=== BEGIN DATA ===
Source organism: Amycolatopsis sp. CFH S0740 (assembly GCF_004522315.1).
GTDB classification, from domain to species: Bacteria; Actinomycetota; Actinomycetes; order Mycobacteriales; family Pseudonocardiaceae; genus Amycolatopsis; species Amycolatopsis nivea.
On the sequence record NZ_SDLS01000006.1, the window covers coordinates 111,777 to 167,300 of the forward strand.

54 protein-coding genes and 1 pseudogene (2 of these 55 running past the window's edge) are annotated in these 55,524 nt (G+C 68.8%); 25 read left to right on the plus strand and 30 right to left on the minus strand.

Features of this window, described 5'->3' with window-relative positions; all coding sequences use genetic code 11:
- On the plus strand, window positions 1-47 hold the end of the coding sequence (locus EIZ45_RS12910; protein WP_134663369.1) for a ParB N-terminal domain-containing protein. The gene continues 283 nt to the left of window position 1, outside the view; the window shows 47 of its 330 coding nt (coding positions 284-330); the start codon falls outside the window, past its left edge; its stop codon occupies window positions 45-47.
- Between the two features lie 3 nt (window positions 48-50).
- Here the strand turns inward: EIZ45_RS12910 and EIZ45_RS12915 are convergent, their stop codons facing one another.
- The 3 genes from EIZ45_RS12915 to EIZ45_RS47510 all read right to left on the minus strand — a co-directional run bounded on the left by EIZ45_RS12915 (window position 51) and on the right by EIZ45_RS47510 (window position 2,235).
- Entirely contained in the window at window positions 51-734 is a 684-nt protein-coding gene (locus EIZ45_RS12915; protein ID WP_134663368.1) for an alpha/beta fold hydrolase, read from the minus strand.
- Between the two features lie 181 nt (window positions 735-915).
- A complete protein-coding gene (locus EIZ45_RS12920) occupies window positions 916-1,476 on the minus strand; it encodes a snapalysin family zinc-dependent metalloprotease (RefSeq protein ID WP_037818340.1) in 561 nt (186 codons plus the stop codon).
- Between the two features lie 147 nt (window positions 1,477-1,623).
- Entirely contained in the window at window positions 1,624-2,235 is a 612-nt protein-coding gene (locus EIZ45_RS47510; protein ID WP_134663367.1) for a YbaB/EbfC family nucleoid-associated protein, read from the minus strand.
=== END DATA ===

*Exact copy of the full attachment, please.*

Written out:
Source organism: Amycolatopsis sp. CFH S0740 (assembly GCF_004522315.1).
GTDB classification, from domain to species: Bacteria; Actinomycetota; Actinomycetes; order Mycobacteriales; family Pseudonocardiaceae; genus Amycolatopsis; species Amycolatopsis nivea.
On the sequence record NZ_SDLS01000006.1, the window covers coordinates 111,777 to 167,300 of the forward strand.

54 protein-coding genes and 1 pseudogene (2 of these 55 running past the window's edge) are annotated in these 55,524 nt (G+C 68.8%); 25 read left to right on the plus strand and 30 right to left on the minus strand.

Features of this window, described 5'->3' with window-relative positions; all coding sequences use genetic code 11:
- On the plus strand, window positions 1-47 hold the end of the coding sequence (locus EIZ45_RS12910; protein WP_134663369.1) for a ParB N-terminal domain-containing protein. The gene continues 283 nt to the left of window position 1, outside the view; the window shows 47 of its 330 coding nt (coding positions 284-330); the start codon falls outside the window, past its left edge; its stop codon occupies window positions 45-47.
- Between the two features lie 3 nt (window positions 48-50).
- Here the strand turns inward: EIZ45_RS12910 and EIZ45_RS12915 are convergent, their stop codons facing one another.
- The 3 genes from EIZ45_RS12915 to EIZ45_RS47510 all read right to left on the minus strand — a co-directional run bounded on the left by EIZ45_RS12915 (window position 51) and on the right by EIZ45_RS47510 (window position 2,235).
- Entirely contained in the window at window positions 51-734 is a 684-nt protein-coding gene (locus EIZ45_RS12915; protein ID WP_134663368.1) for an alpha/beta fold hydrolase, read from the minus strand.
- Between the two features lie 181 nt (window positions 735-915).
- A complete protein-coding gene (locus EIZ45_RS12920) occupies window positions 916-1,476 on the minus strand; it encodes a snapalysin family zinc-dependent metalloprotease (RefSeq protein ID WP_037818340.1) in 561 nt (186 codons plus the stop codon).
- Between the two features lie 147 nt (window positions 1,477-1,623).
- Entirely contained in the window at window positions 1,624-2,235 is a 612-nt protein-coding gene (locus EIZ45_RS47510; protein ID WP_134663367.1) for a YbaB/EbfC family nucleoid-associated protein, read from the minus strand.